"For Esmé" plays upon a common theme of war fiction, the idea of the American soldier abroad. The way people elsewhere (in this case, in England) view Americans is a central theme here. When looking back on World War II, Americans tend to view themselves pretty unilaterally as the good guys, but this story, written by an American author, highlights the fact that, even though US soldiers were fighting on the right side, it doesn't mean that they're all heroes. In fact, the story examines the whole idea of wartime heroics in a questioning light.
Questions About Foreignness and 'the Other'
Why does Salinger choose to depict the Americans as 'the Other,' rather than the English?
Though the narrator gently berates Esmé for her stereotyping of Americans, he secretly agrees with her. Why doesn't he tell her that he agrees?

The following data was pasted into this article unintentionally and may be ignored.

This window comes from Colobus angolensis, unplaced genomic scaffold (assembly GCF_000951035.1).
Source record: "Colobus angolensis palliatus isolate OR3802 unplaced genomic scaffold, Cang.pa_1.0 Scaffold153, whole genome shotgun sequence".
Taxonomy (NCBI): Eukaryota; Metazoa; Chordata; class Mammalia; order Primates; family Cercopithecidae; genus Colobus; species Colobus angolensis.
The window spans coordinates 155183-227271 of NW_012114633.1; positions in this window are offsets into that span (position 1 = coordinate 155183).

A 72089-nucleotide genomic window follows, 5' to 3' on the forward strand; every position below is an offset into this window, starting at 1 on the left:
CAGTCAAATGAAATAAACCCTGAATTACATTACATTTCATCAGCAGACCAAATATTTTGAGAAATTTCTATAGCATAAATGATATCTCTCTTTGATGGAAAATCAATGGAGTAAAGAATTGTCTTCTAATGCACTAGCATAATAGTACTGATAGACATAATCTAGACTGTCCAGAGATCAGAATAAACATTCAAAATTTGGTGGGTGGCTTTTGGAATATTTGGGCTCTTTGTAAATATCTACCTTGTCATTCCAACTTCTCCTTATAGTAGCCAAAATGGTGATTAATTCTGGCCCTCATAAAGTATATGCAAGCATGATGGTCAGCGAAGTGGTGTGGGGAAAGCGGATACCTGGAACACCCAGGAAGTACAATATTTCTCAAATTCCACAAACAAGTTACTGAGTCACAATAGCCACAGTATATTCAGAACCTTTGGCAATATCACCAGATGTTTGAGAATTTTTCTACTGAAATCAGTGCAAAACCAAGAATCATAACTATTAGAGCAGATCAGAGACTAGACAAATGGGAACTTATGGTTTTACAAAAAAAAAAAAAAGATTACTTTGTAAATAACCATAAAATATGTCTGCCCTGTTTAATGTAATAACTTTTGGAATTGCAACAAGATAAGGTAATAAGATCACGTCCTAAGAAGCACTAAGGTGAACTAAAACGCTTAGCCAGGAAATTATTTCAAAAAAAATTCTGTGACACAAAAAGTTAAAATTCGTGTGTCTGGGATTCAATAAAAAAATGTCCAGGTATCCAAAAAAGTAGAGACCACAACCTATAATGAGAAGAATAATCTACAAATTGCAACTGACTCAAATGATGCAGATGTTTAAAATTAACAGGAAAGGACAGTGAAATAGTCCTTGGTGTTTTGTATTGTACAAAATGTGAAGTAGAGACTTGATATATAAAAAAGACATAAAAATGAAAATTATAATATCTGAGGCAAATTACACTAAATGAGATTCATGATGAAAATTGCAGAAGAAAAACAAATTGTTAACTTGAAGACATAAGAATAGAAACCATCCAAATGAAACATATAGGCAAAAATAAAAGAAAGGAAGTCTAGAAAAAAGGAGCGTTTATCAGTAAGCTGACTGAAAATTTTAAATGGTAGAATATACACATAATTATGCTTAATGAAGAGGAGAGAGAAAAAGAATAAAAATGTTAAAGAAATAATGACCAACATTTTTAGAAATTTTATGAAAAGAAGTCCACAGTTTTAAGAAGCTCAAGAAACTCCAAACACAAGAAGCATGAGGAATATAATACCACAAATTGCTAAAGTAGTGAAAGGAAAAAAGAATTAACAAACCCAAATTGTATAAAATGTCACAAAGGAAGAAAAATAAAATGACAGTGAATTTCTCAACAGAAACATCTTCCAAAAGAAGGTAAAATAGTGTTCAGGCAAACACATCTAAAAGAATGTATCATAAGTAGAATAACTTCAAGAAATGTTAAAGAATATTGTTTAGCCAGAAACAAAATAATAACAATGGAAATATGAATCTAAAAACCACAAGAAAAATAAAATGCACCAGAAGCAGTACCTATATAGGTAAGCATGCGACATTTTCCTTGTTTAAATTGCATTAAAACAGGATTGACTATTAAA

What is the narrator's own view of his peers in the American army?
Do you think this depiction of the grating relationship between Americans and non-Americans would remain true even after the war? What about in your own experience?
Chew on This
The tension between the American soldiers and the English civilians they interact with further destabilizes the myth of wartime heroism.
The narrator's unconventional sympathy for the arrested German woman whose house he and the other soldiers live in demonstrates his understanding of the suffering inflicted on people on both sides of the war.